The announcement that Google will expand the retail footprint of its hardware partners’ Chromebook netbooks is one that threatens to come back to bite the search giant — or, more likely, the hardware makers.

A couple of months ago, I was on a business trip in Milpitas, Calif. A colleague, eager to get the newest Chromebook without waiting for it to go on sale in Canada, had located online the Best Buy store nearest to our hotel and pre-ordered one for pickup, a testament to his likeable geekiness. With a little downtime, we strolled over to the store. He went to the pickup desk for his order. One staffer handed it over; a second, with a look of horror on his face, literally snatched the box out of his hands.

“This isn’t what you think it is,” the staffer said. He explained that it wasn’t a real computer in that it only really worked when connected to the Internet. Apparently, he’d had enough training to recognize that a techno novice might be seduced by the low price, but expect regular computer performance, resident applications, etc. He wouldn’t hand over the netbook without interrogating my colleague until he was satisfied he really wanted the Chromebook.

chromebook pixel
The Chromebook Pixel

I’ve heard similar stories from others. And while it’s irksome at the time, it’s also understandable and even a little noble. Don’t sell the customer what he or she doesn’t want. It’s annoying, you’re going to have to deal with complaints and returns, and it can damage the reputation of the store and the product.

The store can ameliorate that reputation damage with good return service. The reputation of the hardware brand, though, is always going to be tainted in that customer’s eyes.

So while there’s merit in extending sales to, say, Staples — where there’s likely to be some office-oriented experience and training — there’s not so much in extending them to a department store like Wal-Mart. The likelihood of appropriate staff training is small, and given the wide range of products department stores sell, a good return experience isn’t likely, either. And the black mark stays with the hardware brand.

Read more about Google’s retail expansion plans here.

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  • gisabun

    Actually Chromebook would be a good place to sell/rip-off clients to dump those bricks. They are cheap. That’s it.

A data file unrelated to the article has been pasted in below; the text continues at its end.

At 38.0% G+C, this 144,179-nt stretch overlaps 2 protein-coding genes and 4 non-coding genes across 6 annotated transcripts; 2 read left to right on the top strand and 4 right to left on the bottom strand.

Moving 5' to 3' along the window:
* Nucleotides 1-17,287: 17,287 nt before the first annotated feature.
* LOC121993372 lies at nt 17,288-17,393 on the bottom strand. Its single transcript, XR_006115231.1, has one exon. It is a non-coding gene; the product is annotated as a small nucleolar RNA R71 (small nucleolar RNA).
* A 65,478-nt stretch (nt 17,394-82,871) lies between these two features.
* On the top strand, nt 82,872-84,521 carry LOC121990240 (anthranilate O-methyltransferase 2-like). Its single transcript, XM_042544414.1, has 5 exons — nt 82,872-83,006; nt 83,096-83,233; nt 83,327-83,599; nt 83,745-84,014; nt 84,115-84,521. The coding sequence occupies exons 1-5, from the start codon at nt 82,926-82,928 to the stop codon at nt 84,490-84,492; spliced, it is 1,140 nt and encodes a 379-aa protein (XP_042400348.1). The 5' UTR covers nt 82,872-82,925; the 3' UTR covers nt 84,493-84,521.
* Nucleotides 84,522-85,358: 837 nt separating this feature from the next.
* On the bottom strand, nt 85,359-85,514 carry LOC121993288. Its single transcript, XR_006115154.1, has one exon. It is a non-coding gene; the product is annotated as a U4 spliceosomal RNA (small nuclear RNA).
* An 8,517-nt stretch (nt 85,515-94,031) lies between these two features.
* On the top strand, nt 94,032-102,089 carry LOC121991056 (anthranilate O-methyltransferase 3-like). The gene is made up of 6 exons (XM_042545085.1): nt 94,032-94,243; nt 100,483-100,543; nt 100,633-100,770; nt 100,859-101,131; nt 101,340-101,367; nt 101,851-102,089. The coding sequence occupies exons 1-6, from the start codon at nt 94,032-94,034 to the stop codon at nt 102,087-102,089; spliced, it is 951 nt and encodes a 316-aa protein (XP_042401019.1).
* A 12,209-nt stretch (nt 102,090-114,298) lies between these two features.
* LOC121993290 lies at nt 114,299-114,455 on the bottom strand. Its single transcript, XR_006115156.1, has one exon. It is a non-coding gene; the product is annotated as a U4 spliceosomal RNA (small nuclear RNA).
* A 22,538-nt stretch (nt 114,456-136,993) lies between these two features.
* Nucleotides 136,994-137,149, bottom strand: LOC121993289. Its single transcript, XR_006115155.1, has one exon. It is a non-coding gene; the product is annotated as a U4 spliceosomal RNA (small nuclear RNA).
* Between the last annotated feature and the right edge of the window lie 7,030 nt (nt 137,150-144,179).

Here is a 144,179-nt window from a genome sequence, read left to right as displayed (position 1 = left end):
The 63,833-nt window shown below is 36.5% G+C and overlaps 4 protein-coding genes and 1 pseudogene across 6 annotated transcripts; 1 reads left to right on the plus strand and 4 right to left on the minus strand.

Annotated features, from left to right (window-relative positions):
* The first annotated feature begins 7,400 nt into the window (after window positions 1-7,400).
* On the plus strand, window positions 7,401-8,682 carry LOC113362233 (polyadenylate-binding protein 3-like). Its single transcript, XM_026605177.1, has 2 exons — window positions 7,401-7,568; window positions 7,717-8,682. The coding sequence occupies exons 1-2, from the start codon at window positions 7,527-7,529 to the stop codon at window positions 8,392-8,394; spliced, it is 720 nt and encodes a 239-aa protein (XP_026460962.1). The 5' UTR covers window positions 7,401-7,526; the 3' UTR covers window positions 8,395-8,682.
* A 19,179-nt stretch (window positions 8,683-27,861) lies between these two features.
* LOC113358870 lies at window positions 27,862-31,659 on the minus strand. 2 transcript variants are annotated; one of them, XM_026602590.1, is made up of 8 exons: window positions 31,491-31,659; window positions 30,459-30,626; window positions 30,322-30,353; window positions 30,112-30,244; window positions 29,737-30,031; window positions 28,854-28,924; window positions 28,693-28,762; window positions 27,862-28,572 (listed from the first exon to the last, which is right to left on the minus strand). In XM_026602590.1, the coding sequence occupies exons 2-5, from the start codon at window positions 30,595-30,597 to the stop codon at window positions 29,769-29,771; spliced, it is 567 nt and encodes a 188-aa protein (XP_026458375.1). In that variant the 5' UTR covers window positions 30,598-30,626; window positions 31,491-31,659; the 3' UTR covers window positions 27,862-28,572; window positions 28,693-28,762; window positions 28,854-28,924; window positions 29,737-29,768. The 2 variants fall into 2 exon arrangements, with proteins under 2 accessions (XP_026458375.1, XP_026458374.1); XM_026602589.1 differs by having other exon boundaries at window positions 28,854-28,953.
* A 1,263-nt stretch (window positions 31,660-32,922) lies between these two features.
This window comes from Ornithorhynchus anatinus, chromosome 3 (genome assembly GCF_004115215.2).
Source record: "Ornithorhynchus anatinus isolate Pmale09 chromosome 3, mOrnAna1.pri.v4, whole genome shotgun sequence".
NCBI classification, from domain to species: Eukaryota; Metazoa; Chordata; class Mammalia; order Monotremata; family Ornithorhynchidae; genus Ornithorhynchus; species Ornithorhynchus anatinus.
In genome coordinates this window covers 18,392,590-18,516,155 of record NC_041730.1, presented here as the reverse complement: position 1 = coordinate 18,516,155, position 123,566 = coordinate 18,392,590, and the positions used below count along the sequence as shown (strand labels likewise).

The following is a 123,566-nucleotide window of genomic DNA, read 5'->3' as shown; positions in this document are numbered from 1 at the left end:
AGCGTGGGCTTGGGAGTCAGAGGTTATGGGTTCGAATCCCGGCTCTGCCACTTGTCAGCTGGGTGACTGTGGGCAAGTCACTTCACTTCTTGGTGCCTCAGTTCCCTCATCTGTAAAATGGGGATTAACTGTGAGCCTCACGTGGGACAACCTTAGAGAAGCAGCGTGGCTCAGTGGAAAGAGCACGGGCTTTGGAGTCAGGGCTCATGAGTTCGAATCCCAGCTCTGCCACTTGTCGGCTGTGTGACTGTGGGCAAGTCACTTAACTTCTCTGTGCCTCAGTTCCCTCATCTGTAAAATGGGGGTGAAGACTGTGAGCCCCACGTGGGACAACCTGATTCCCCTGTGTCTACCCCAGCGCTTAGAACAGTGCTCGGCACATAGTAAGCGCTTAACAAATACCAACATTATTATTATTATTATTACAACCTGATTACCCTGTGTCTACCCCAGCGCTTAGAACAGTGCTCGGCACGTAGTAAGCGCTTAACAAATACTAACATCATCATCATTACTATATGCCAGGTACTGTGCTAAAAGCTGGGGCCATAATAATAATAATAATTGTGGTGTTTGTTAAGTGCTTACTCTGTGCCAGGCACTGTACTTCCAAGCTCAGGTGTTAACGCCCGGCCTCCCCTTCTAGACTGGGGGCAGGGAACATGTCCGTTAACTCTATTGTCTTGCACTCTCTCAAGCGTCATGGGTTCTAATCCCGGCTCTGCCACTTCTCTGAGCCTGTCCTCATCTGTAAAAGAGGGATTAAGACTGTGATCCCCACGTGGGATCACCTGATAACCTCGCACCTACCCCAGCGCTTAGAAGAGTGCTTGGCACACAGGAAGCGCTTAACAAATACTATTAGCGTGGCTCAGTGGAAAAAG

Somre may give the rebittal that they do have some lo9cal applications, it ain’t enough. As mentioned in the article, WalMart has no or little training of what they sell [with the rare time you get someone who does] as most of the works there are low paid and not even full time.
    Staples is a better choice -or really any legitimate store that sells technology.
    But even then, this stuff has been tried and failed before. In the days before the iPad and tablets [circa 2008-9], netbooks did quite well. At one point there was a poll done [don’t remember by whom] and the results said that about 80% of all netbooks returned were returned because Linux was on it. The Linux version was maybe $20 cheaper [licensing difference] and many who bought it bought the Linux thing that it was cheaper. What’s the difference? Well they brought it home and found out thatit wasn’t Windows.
    So what is Chromebook? A Linux variant sitting on a netbook-style system. “Modern” but still not that fast.

  • james braselton

    hi there chrom books at walmart is good idear

  • s fr

    Computers are being dumbed down daily so even a 2 year can use it. It only makes sense to sell directly to the people who fit the dumbed down category. You don’t need a tech expert to sell you a smartphone, tablet or chromebook. They are made to do only the simplest of tasks with little to no experience needed. Same goes for the salesperson. walmart is perfect for someone with no computer knowledge looking for something that they will replace in a couple years with the latest most dumbest downed smartwatch/ tablet/ computer available.